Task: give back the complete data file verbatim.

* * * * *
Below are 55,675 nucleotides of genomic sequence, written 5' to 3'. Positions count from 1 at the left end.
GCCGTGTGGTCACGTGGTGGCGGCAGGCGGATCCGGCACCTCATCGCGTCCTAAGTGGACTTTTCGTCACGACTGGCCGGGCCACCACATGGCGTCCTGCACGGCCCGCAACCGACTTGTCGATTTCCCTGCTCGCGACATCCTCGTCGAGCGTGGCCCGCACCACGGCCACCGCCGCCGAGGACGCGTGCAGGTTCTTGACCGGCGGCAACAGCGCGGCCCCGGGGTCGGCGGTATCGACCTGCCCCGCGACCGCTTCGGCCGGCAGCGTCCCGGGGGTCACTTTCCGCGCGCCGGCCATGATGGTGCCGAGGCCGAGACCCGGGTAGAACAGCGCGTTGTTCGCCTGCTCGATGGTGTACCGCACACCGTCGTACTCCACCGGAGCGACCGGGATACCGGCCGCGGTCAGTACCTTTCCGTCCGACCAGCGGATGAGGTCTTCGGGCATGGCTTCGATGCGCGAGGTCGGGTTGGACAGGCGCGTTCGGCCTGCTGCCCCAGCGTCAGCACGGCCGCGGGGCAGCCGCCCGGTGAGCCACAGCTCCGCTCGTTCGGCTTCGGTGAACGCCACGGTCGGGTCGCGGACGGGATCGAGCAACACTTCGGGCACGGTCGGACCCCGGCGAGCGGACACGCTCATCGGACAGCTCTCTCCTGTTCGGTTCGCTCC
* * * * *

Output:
Below are 55,675 nucleotides of genomic sequence, written 5' to 3'. Positions count from 1 at the left end.
GCCGTGTGGTCACGTGGTGGCGGCAGGCGGATCCGGCACCTCATCGCGTCCTAAGTGGACTTTTCGTCACGACTGGCCGGGCCACCACATGGCGTCCTGCACGGCCCGCAACCGACTTGTCGATTTCCCTGCTCGCGACATCCTCGTCGAGCGTGGCCCGCACCACGGCCACCGCCGCCGAGGACGCGTGCAGGTTCTTGACCGGCGGCAACAGCGCGGCCCCGGGGTCGGCGGTATCGACCTGCCCCGCGACCGCTTCGGCCGGCAGCGTCCCGGGGGTCACTTTCCGCGCGCCGGCCATGATGGTGCCGAGGCCGAGACCCGGGTAGAACAGCGCGTTGTTCGCCTGCTCGATGGTGTACCGCACACCGTCGTACTCCACCGGAGCGACCGGGATACCGGCCGCGGTCAGTACCTTTCCGTCCGACCAGCGGATGAGGTCTTCGGGCATGGCTTCGATGCGCGAGGTCGGGTTGGACAGGCGCGTTCGGCCTGCTGCCCCAGCGTCAGCACGGCCGCGGGGCAGCCGCCCGGTGAGCCACAGCTCCGCTCGTTCGGCTTCGGTGAACGCCACGGTCGGGTCGCGGACGGGATCGAGCAACACTTCGGGCACGGTCGGACCCCGGCGAGCGGACACGCTCATCGGACAGCTCTCTCCTGTTCGGTTCGCTCC